Each chat window also provides a “New Activity” button which allows chat partners to jointly select and move to a new activity. A user may also invite additional application members into a chat at any time. Finally, chat may be available through a number of other public IM services, so that users of various public Instant Messenger services may also interact on the application's site.

Beyond the social activity of chat, the application provides many interactive social games which are managed by a “Q-Factor game engine”. This game engine acts as a workflow engine, controlling the steps needed to progress through various “Q-factor” questions, statements, interactions and scoring. The questions, statements and flow are fully scriptable and the system may provide an unlimited number of questions and interaction types. By monitoring all user input and user details, the Q-Factor game engine may be able to interject and respond to users, using the captured information or information from user personas. This adds the element of application host character awareness and acts as if the characters are part of the conversation. The Q-Factor game engine allows non-technical staff, or users, to quickly and easily create or modify Q-Factor scripts.

The application also provides Q-factor Compatibility Quizzes running on the Q-Factor game engine which are humorous multi-player icebreakers in the guise of scientifically designed compatibility tests (FIG. 7). These quizzes combine several components on a single graphical user interface 700: a humorous question which may be answered (710) by the user, an automated Q-factor “compatibility experts” (720) who provide comments, and a chat window 730 which allows the participants to comment in real time with their quiz partner. Q-factor Compatibility Quizzes poke fun at the entire genre of online quizzes while making it easy and fun to get to know another user. Examples of such quizzes are: The Practice Break-up Compatibility Quiz; The Prattle of the Sexes Quiz; When Are You Going to Get a Real Job? Ambition Quiz; If You Were an Office Supply Product Compatibility Quiz; The Rooming Together Compatibility Quiz; Should We Even Be Talking Compatibility Quiz; and The Red State/Blue State Political Compatibility Quiz.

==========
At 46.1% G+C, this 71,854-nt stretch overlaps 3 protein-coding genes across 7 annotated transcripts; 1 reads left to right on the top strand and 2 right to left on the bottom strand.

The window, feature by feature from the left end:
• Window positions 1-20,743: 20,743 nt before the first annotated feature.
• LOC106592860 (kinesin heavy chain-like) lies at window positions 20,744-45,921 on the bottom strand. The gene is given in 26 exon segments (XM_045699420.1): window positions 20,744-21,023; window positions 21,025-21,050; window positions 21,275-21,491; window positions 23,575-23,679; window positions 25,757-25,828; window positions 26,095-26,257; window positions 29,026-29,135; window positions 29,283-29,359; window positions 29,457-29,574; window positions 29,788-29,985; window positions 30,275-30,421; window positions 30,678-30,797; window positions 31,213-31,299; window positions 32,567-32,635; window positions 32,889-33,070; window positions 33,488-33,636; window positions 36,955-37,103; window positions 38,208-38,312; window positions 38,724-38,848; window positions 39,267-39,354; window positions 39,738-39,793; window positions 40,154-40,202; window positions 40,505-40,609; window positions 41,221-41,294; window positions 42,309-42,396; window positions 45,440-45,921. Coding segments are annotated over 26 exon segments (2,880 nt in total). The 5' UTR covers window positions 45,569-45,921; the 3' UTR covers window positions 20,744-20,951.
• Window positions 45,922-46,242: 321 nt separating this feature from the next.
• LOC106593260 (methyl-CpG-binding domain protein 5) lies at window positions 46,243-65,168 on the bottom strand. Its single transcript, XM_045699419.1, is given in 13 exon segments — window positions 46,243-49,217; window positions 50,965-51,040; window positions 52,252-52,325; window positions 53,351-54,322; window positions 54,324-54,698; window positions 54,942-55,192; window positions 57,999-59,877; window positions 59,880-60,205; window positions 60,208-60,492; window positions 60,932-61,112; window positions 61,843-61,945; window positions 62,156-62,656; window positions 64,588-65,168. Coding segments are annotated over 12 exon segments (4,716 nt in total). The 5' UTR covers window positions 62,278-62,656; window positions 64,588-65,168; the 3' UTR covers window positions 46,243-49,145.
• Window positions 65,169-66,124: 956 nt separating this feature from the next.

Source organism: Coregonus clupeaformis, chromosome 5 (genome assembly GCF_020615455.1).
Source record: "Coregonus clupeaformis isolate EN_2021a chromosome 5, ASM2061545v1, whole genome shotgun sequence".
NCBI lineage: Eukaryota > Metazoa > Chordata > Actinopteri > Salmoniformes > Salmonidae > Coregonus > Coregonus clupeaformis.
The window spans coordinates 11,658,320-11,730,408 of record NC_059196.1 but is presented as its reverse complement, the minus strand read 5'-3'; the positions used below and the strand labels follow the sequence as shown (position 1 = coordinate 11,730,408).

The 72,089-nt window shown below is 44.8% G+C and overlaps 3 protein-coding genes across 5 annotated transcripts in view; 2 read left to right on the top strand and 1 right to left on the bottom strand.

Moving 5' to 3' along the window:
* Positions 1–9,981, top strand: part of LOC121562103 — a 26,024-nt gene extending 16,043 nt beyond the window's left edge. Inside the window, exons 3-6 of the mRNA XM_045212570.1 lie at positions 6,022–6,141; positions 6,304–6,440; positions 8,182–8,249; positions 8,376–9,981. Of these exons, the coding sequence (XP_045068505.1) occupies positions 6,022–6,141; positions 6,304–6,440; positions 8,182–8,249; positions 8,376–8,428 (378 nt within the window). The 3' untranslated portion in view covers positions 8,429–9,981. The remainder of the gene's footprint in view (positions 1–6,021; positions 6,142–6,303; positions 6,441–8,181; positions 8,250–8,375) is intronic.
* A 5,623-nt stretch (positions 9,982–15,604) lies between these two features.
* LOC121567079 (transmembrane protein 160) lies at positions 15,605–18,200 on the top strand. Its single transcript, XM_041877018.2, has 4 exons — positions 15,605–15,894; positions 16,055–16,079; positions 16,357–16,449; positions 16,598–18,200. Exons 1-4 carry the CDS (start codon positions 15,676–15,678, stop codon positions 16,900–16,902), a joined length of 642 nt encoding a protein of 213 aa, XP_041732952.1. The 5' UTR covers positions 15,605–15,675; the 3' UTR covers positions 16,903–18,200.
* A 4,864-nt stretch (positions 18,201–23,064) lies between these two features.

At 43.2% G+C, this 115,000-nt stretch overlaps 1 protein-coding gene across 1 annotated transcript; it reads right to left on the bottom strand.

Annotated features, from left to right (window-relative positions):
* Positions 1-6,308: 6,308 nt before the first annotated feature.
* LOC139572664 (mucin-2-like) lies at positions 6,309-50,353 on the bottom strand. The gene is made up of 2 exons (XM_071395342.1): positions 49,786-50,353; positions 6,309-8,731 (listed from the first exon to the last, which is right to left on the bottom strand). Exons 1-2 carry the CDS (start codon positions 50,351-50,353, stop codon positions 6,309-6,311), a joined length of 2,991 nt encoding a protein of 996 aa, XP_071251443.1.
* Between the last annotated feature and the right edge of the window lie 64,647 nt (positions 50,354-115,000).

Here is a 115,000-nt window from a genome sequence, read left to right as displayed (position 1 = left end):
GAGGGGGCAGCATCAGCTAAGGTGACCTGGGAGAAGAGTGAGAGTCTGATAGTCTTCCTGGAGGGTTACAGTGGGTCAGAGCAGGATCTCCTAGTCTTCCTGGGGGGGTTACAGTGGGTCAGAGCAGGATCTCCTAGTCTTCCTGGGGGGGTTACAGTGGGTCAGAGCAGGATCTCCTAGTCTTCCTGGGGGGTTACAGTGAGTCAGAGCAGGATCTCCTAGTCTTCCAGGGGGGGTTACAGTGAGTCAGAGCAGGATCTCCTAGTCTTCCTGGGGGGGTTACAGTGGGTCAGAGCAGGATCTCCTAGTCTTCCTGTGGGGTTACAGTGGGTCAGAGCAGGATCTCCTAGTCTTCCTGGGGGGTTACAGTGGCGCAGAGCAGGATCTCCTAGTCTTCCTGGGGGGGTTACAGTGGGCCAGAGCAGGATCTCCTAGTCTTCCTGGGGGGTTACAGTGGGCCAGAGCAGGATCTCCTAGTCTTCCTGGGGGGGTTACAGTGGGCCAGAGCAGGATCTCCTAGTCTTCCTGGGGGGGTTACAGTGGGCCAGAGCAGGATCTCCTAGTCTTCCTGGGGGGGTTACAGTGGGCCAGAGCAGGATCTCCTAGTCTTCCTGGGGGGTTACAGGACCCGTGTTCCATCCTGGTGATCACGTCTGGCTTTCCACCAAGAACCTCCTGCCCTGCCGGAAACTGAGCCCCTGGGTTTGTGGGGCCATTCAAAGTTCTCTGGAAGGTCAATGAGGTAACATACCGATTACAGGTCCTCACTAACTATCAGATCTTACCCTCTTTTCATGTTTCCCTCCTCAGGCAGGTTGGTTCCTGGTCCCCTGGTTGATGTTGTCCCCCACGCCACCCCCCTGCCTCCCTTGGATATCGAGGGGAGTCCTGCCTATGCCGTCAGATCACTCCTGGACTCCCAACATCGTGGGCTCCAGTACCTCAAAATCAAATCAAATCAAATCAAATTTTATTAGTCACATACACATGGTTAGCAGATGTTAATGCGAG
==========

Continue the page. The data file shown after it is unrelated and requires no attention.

The application provides a host character 730 who compares and analyzes the players' answers, commenting on their similarities and differences. At the conclusion of each quiz, the host calculates a compatibility score and offers professional advice. The SmallTalk engine directs such a host character to interject these comments and advice in much the same that the system monitors chats between users to provide humorous statements for the participants to discuss and debate.